What is the difference between prescription ibuprofen and over-the-counter ibuprofen?

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There is no therapeutic difference between prescription ibuprofen and over-the-counter (OTC) ibuprofen other than strength.

OTC ibuprofen pills are 200 mg while the prescription pills are 800 mg. You should get the same therapeutic effect whether you take four OTC 200 mg pills or just one prescription 800 mg pill. The only non-therapeutic minor difference might be that you ingest more fillers if you take four of the OTC pills.

200 mg Ibuprofen pills
200 mg Ibuprofen pills

The reason why a stronger prescription variation even exists comes down to side effects. The average person may not be aware that ibuprofen can have significant renal and gastrointestinal side effects at higher doses. Anyone taking ibuprofen at these higher doses needs to be under the care of a doctor and closely supervised while taking it.

Another reason you might want the prescription variation is that it could be cheaper if your insurance covers most of the cost.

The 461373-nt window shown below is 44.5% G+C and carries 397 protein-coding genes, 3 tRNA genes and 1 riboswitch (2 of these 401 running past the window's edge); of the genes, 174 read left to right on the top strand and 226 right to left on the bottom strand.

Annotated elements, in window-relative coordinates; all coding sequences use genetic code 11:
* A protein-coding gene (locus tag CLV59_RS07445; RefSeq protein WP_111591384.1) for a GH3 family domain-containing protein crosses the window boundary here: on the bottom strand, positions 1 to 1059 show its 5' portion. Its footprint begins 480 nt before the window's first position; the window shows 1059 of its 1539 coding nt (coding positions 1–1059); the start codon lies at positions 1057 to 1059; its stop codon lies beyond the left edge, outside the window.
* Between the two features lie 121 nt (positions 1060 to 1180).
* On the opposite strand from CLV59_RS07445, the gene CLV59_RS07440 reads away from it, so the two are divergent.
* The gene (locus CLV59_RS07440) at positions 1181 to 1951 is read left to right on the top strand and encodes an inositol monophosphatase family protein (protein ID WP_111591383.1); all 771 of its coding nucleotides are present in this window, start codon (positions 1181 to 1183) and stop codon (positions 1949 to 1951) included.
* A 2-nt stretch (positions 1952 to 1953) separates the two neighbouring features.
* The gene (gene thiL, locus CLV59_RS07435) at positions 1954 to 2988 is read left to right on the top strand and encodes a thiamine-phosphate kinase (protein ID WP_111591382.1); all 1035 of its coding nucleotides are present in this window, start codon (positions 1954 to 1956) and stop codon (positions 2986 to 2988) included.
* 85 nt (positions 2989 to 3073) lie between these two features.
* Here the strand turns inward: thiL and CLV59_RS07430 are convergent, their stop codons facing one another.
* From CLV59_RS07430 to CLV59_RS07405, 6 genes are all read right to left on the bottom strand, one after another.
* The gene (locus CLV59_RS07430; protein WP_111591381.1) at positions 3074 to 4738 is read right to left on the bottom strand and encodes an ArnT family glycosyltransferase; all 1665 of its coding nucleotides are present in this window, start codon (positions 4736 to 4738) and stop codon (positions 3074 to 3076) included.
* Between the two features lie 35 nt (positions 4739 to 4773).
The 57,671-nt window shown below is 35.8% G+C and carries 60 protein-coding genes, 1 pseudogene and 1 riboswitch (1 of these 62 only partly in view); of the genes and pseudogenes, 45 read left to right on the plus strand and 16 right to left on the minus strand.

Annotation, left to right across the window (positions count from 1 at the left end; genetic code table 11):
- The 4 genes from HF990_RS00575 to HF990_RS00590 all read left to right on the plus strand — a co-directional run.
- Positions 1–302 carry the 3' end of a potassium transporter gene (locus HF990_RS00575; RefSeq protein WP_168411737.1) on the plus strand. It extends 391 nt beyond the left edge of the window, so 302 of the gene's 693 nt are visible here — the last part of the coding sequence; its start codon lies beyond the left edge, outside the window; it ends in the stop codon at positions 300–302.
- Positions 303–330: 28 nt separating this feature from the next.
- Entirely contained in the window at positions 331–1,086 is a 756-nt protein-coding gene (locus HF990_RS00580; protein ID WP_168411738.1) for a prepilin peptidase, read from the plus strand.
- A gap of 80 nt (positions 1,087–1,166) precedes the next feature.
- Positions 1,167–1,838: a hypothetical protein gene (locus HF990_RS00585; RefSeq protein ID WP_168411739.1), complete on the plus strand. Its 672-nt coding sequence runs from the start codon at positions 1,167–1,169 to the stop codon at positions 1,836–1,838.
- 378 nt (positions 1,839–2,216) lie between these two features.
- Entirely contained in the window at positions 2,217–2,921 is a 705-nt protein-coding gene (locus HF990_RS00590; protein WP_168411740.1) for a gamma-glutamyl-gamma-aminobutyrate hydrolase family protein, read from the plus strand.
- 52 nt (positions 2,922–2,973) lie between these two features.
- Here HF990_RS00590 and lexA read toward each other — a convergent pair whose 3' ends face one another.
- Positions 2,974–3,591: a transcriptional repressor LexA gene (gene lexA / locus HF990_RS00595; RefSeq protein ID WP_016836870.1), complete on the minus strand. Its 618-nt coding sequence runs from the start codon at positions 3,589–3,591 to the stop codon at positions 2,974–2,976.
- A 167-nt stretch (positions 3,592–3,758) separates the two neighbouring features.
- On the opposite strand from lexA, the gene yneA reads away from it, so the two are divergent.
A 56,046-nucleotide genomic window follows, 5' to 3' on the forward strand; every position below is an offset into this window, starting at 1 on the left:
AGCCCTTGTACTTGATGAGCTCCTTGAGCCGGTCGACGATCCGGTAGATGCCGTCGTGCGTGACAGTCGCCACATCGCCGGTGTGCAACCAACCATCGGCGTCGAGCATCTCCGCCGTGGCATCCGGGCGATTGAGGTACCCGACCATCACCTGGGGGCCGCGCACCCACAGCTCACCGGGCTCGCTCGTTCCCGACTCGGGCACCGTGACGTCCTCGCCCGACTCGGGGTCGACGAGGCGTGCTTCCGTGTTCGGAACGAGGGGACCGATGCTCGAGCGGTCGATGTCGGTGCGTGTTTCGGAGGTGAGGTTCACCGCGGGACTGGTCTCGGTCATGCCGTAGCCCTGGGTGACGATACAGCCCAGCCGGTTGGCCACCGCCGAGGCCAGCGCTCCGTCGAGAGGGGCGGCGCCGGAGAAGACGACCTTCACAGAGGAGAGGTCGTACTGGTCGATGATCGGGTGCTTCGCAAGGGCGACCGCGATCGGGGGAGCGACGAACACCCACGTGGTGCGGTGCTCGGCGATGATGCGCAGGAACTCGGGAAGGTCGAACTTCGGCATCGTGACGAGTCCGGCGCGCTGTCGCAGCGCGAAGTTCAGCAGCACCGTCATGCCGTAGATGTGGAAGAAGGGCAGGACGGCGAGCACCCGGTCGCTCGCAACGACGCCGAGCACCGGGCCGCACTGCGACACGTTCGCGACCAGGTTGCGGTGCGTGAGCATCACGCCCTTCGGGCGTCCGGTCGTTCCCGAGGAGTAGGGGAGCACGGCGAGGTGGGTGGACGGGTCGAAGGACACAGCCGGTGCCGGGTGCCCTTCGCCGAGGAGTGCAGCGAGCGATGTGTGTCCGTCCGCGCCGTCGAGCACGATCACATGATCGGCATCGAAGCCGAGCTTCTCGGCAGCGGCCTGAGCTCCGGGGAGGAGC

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INTERESTING FACTS
  1. When ibuprofen was approved for OTC use in the United States in 1984, it was the first new OTC pain relief medication to enter the marketplace in over a generation.
  2. Ibuprofen usually causes fewer stomach problems than aspirin.
  3. Ibuprofen was first marketed as an anti-arthritis drug under the name Motrin.
INTERESTING VIDEO

INTERESTING REFERENCES
  1. CBI.NLM.NIH.gov – Ibuprofen: a journey from prescription to over-the-counter use
  2. Reddit.com – ELI5: Why does my doctor prescribe me 800mg ibuprofen when he could just tell me to take 4 200mg pills? Is there something better about 1 800mg pill over 4 200mg pills?
  3. Encyclopedia.com – Ibuprofen

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